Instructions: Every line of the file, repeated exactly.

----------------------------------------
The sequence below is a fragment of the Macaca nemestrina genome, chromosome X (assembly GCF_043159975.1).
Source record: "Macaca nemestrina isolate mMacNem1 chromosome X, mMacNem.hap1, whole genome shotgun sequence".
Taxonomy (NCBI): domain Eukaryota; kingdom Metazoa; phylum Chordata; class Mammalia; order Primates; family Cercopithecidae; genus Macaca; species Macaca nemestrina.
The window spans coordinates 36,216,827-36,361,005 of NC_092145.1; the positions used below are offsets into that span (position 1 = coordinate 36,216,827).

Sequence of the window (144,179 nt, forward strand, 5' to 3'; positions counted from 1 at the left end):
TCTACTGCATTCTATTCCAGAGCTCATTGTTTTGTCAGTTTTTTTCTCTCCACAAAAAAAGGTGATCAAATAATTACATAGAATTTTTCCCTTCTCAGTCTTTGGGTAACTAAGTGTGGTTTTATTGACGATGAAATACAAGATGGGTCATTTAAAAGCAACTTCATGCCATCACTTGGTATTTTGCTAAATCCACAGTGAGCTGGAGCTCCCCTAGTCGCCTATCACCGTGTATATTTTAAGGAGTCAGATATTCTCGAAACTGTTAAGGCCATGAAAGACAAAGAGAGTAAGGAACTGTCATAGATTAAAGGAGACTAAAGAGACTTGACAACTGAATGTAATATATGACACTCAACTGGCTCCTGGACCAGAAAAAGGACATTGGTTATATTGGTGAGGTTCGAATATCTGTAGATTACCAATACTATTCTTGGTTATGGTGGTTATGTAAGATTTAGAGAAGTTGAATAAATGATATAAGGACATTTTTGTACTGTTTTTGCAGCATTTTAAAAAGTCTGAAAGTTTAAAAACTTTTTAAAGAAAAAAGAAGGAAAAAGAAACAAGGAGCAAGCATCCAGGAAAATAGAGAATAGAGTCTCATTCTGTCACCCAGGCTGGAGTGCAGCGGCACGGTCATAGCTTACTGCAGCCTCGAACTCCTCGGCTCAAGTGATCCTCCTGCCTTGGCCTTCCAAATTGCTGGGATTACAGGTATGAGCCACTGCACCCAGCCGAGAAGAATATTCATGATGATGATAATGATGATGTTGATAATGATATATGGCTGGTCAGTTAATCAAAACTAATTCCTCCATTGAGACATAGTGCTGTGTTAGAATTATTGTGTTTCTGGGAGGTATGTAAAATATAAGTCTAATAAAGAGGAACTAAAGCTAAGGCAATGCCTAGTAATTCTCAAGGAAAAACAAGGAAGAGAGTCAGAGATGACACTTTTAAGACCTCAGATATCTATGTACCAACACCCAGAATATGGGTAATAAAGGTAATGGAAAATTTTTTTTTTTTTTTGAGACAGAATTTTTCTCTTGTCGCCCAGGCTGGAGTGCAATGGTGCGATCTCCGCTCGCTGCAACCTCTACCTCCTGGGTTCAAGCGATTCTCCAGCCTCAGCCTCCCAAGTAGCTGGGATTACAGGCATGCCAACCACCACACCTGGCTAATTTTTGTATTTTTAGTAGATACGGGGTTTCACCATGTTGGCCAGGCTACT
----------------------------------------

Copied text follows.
The sequence below is a fragment of the Macaca nemestrina genome, chromosome X (assembly GCF_043159975.1).
Source record: "Macaca nemestrina isolate mMacNem1 chromosome X, mMacNem.hap1, whole genome shotgun sequence".
Taxonomy (NCBI): domain Eukaryota; kingdom Metazoa; phylum Chordata; class Mammalia; order Primates; family Cercopithecidae; genus Macaca; species Macaca nemestrina.
The window spans coordinates 36,216,827-36,361,005 of NC_092145.1; the positions used below are offsets into that span (position 1 = coordinate 36,216,827).

Sequence of the window (144,179 nt, forward strand, 5' to 3'; positions counted from 1 at the left end):
TCTACTGCATTCTATTCCAGAGCTCATTGTTTTGTCAGTTTTTTTCTCTCCACAAAAAAAGGTGATCAAATAATTACATAGAATTTTTCCCTTCTCAGTCTTTGGGTAACTAAGTGTGGTTTTATTGACGATGAAATACAAGATGGGTCATTTAAAAGCAACTTCATGCCATCACTTGGTATTTTGCTAAATCCACAGTGAGCTGGAGCTCCCCTAGTCGCCTATCACCGTGTATATTTTAAGGAGTCAGATATTCTCGAAACTGTTAAGGCCATGAAAGACAAAGAGAGTAAGGAACTGTCATAGATTAAAGGAGACTAAAGAGACTTGACAACTGAATGTAATATATGACACTCAACTGGCTCCTGGACCAGAAAAAGGACATTGGTTATATTGGTGAGGTTCGAATATCTGTAGATTACCAATACTATTCTTGGTTATGGTGGTTATGTAAGATTTAGAGAAGTTGAATAAATGATATAAGGACATTTTTGTACTGTTTTTGCAGCATTTTAAAAAGTCTGAAAGTTTAAAAACTTTTTAAAGAAAAAAGAAGGAAAAAGAAACAAGGAGCAAGCATCCAGGAAAATAGAGAATAGAGTCTCATTCTGTCACCCAGGCTGGAGTGCAGCGGCACGGTCATAGCTTACTGCAGCCTCGAACTCCTCGGCTCAAGTGATCCTCCTGCCTTGGCCTTCCAAATTGCTGGGATTACAGGTATGAGCCACTGCACCCAGCCGAGAAGAATATTCATGATGATGATAATGATGATGTTGATAATGATATATGGCTGGTCAGTTAATCAAAACTAATTCCTCCATTGAGACATAGTGCTGTGTTAGAATTATTGTGTTTCTGGGAGGTATGTAAAATATAAGTCTAATAAAGAGGAACTAAAGCTAAGGCAATGCCTAGTAATTCTCAAGGAAAAACAAGGAAGAGAGTCAGAGATGACACTTTTAAGACCTCAGATATCTATGTACCAACACCCAGAATATGGGTAATAAAGGTAATGGAAAATTTTTTTTTTTTTTTGAGACAGAATTTTTCTCTTGTCGCCCAGGCTGGAGTGCAATGGTGCGATCTCCGCTCGCTGCAACCTCTACCTCCTGGGTTCAAGCGATTCTCCAGCCTCAGCCTCCCAAGTAGCTGGGATTACAGGCATGCCAACCACCACACCTGGCTAATTTTTGTATTTTTAGTAGATACGGGGTTTCACCATGTTGGCCAGGCTACT